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The couples’ guide to sex & intimacy during pregnancy

Sex is often one of the last things on a parent-to-be’s list of questions for their doctor. Between ultrasounds, proper nutrition, rest, and preparing for the arrival of a newborn, life becomes consumed with everything baby. This change in focus and energy leaves many parents-to-be unsure about how sex fits into their lives now that pregnancy, and eventually a newborn baby, is involved.

Sex during pregnancy

Your sex drive can change dramatically during pregnancy, and can even change from trimester to trimester. A fluctuating libido may bring about feelings of anxiety as you try to make sense of all the changes happening to your body. Some people will experience a dramatic increase in their sex drive, while others will find they’re just not in the mood. There are a variety of reasons pregnancy can cause changes in your sexual desire. Fatigue, feeling nauseous, body image concerns, and fear of causing harm to the fetus are just a few of the reasons parents-to-be give for being uninterested in sex.

Amanda Pasciucco, a licensed marriage and family therapist and AASECT certified sex therapist, says that, mentally and emotionally, pregnancy initiates this nesting process where the baby becomes the primary focus, instead of the sexual connection between partners. “Interests start to become parenting instead of partnering (the couple focuses on becoming a parent unit instead of a romantic partner unit),” she explains.

Because of this, sex and intimacy often get put on hold. Before long, many couples find themselves wondering what happened to their physical connection. Communicating with each other about needs, desires, and feelings, while showing patience, kindness, and understanding will help couples work through this stage.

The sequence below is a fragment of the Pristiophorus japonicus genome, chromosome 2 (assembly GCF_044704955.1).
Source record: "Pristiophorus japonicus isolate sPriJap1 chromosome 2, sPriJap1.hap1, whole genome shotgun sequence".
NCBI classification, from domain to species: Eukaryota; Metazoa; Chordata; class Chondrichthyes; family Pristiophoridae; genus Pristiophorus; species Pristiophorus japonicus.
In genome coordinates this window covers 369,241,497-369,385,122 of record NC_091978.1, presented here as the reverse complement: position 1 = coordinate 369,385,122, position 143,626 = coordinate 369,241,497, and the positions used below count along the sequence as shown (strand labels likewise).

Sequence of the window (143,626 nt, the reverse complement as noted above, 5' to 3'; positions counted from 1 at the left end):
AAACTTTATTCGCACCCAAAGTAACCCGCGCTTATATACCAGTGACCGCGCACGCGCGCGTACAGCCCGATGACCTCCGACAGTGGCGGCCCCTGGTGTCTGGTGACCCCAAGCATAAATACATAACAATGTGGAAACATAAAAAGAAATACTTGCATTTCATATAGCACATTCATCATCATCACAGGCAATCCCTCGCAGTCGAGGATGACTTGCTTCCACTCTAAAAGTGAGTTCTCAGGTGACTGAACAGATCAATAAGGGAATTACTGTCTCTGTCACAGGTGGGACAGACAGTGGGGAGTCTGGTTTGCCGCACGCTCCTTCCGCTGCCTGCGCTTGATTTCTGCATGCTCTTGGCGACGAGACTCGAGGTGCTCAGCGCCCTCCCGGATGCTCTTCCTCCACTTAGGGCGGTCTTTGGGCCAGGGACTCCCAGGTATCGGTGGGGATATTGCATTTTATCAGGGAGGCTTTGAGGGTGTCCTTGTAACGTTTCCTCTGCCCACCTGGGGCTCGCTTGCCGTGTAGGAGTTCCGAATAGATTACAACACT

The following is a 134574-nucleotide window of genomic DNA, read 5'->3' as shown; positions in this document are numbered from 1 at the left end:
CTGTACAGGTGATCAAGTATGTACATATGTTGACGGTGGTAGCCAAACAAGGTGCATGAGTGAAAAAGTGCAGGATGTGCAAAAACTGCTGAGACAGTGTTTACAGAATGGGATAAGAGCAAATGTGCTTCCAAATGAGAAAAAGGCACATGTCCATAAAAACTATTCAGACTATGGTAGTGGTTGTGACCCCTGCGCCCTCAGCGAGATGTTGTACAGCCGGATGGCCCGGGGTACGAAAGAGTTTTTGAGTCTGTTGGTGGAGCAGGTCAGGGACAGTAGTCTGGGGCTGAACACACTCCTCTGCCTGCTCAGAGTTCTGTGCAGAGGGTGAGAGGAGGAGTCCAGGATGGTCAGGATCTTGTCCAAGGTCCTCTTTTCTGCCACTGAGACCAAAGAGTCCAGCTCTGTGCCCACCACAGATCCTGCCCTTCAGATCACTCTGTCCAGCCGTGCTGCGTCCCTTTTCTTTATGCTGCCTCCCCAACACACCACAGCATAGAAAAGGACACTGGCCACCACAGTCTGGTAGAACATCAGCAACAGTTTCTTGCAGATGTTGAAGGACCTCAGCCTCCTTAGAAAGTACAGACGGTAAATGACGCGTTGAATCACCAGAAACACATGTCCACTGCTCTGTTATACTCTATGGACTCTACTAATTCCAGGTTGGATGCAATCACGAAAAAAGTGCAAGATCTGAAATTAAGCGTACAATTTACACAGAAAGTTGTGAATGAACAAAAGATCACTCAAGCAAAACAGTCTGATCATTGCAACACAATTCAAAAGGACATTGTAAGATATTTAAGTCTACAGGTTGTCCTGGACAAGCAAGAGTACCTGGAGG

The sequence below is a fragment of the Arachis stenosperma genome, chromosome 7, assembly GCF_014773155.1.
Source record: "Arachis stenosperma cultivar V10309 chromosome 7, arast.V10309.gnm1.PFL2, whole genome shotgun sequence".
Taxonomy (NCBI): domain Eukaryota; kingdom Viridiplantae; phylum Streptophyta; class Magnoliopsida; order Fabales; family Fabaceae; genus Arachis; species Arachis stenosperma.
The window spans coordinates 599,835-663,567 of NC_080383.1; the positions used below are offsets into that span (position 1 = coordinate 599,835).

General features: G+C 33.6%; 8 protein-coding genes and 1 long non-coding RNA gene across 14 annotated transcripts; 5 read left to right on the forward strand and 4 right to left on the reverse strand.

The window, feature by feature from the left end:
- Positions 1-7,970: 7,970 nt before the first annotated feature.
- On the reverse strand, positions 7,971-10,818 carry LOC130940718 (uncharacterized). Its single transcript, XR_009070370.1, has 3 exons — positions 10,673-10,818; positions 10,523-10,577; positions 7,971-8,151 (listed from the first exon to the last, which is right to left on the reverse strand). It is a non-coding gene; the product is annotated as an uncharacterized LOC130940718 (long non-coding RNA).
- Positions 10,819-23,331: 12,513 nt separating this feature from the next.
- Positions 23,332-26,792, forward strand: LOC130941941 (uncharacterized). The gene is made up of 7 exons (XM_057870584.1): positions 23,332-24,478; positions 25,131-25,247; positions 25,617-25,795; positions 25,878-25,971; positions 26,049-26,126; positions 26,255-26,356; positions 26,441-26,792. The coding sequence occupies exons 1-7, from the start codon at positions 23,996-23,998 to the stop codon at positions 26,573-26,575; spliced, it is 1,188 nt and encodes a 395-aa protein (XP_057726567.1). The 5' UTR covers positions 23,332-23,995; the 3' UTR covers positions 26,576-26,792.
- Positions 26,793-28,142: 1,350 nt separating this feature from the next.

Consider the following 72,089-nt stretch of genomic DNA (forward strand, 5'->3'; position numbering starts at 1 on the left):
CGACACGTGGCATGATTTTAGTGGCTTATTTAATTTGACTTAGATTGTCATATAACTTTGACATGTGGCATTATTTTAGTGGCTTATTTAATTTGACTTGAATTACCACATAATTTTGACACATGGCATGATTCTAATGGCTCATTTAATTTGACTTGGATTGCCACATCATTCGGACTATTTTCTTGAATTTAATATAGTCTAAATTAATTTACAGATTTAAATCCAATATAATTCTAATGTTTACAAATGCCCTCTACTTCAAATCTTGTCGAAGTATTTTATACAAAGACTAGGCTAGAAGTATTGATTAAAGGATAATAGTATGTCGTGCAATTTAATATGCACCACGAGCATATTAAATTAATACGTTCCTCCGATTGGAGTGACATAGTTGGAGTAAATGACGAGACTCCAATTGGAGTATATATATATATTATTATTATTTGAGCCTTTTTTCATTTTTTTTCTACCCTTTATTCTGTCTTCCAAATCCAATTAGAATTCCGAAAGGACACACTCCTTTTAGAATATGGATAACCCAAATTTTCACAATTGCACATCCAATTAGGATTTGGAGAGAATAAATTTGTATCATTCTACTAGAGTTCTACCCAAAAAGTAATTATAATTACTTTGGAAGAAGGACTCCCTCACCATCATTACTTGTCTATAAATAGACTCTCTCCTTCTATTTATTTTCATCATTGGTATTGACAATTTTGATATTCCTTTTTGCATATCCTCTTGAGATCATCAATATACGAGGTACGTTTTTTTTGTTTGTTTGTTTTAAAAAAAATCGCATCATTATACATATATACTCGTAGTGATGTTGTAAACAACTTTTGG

Pasciucco recommends a few exercises on mindfulness around sexual connection that can be very useful during pregnancy and postpartum. She recommends that couples sit knee to knee and stare at each other for three minutes, with the focus being on eye gazing. Just taking the time to look only at one another and not focus on their busy days or making any plans, helps couples strengthen their bond.

Sex after childbirth

Yes, you will have sex again. It just might take some time and patience. Whether you give birth vaginally or by C-section, your body will need time to heal. It’s always best to follow your doctor’s recommendations when it come to getting sexual postpartum. And while there is no set “waiting period” before you can have sex again after birth, many health care professionals will advise you to wait four to six weeks. According to the American Congress of Obstetricians and Gynecologists (ACOG), the chances of a problem occurring, like bleeding or infection, are small about two weeks following birth. If you had an episiotomy or a tear during birth, you may want to wait to have intercourse until the site has completely healed.

And it’s perfectly normal not to be interested in sex right away, or for several months, after childbirth. Being intimate does not always have to result in intercourse. Many couples find other ways to show affection, meet their physical needs, and still stay connected to one another. The key is to make an effort to be bonded physically as much as possible. Kissing, holding hands, and cuddling are all ways to show affection. As a new parent, if you’re struggling with the desire to be physical, or you find that you’re not emotionally ready yet, it’s important to share those concerns with your partner. Sexual connection comes from open communication between partners and if you are not being honest about what you need, it may be difficult for your partner to support you in the best way possible. One example of how to introduce this topic is to say something positive about your partner, state your concern, and close with an alternative solution to the problem you are facing. Pasciucco believes this is a compassionate way for couples to begin the process of reconnecting and recommends couples make a commitment to return to sex when both are physically and emotionally ready.

About the author:
Sara Lindberg is a freelance writer focusing on parenting, health, and wellness. She is passionate about all things fitness and health and loves spending time with her husband, daughter, and son.

  • Mayo Clinic Staff. “Sex after pregnancy: Set your own timeline.” Mayo Clinic. Mayo Clinic, July 2 2015. Retrieved July 12 2017. http://www.mayoclinic.org/healthy-lifestyle/labor-and-delivery/in-depth/sex-after-pregnancy/art-20045669.
  • “A Partner’s Guide to Pregnancy.” American College of Obstetricians and Gynecologists. Frequently Asked Questions, 032. May 2016. Retrieved July 12 2017. https://www.acog.org/Patients/FAQs/A-Partners-Guide-to-Pregnancy. 

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